For Lovell, sharing and preserving the stories of the stroll and cementing their place in queer history was an especially personal mission, since she herself worked there for several years and is still in regular contact with many other women who did, too.
“It was such a shared experience,” Lovell said. “We all experienced violence. We all experienced incarceration. We were all there at a particular point in time.”
Now a trans activist, actress and producer, Lovell said she was inspired to document her own story and those of her stroll sisters while participating in Film at Lincoln Center’s Artists Academy in 2019. As she watched a talk by the undisputed king of New York stories, Martin Scorsese, it suddenly clicked, Lovell said.
“It was like, ‘Oh, my God, I have the perfect New York story,’” she said. “That was the motivator.”
Soon thereafter, Lovell met producer and director Matt Wolf, who connected her to Drucker.
“I needed to link up with somebody a little bit more experienced,” Lovell said of sharing directorial duties with Drucker, “and I liked the idea of collaborating to make something beautiful. She’s a trans woman, she loves trans history, she’s already in the game, and she knows what she’s doing. I love Zackary; I’ve learned so much from her in this process.”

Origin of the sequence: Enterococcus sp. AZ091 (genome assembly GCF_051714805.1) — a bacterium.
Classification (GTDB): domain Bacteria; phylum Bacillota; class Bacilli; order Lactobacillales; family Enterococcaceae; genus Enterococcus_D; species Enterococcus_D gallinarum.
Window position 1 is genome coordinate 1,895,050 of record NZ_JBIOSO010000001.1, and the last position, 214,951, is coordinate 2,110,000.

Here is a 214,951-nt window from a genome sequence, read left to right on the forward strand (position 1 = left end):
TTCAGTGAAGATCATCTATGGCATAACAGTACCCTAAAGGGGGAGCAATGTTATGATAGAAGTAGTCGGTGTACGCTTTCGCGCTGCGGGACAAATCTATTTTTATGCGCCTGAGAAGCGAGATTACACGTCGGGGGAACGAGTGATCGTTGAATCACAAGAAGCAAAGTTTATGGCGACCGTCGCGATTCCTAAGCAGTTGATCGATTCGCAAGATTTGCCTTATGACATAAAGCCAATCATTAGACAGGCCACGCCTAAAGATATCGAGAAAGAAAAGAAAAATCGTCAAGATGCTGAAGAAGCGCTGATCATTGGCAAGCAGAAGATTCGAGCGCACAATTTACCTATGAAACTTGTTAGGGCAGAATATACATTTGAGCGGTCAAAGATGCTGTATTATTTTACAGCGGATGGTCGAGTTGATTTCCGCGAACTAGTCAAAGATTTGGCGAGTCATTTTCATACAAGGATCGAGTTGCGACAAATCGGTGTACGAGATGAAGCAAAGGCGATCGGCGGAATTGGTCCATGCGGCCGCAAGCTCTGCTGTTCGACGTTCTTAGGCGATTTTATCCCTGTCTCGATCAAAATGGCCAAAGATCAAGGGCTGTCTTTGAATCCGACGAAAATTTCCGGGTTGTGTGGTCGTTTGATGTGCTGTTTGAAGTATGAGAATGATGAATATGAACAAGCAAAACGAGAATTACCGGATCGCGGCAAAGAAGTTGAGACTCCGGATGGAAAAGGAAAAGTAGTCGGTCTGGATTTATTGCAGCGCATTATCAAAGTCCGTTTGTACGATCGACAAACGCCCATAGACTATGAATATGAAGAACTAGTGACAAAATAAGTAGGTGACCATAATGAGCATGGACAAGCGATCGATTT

Lovell said Drucker’s experience with animation on “The Lady and the Dale” was vital to “The Stroll,” especially when weaving together archival imagery Lovell had collected of women who didn’t survive their time on the stroll.
“I made sure that I found images of particular people,” Lovell said. “I wanted to make sure that the girls from the ‘90s that I remember standing on that corner but may not be here are still represented through the imagery. If they’re not in an interview, they’re there visually.”
In one particularly poignant part of the film, when Lovell returns to the stroll for a visit, she says, “I like to think they’re giving me their blessings from above.”
“I think about all the girls that used to sleep up here,” Lovell says in the film. “Back in the day, this whole row was encampments of girls living in cardboard boxes. And I just can’t believe how many times I had to go to jail for this High Line park to be built.”